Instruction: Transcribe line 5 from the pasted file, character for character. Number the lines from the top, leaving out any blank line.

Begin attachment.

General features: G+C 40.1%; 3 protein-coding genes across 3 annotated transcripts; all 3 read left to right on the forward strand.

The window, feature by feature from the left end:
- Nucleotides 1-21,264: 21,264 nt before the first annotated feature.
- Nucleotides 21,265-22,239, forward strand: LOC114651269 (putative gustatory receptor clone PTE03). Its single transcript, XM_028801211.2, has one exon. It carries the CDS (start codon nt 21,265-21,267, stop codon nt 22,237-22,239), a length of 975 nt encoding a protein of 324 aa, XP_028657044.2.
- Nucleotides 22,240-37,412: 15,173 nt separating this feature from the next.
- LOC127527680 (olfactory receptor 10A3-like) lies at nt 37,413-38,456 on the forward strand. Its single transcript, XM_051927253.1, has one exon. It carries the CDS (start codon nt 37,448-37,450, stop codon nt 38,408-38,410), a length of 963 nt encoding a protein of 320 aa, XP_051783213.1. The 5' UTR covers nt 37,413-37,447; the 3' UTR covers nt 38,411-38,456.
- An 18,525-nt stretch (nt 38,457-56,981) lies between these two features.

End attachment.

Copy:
- Nucleotides 22,240-37,412: 15,173 nt separating this feature from the next.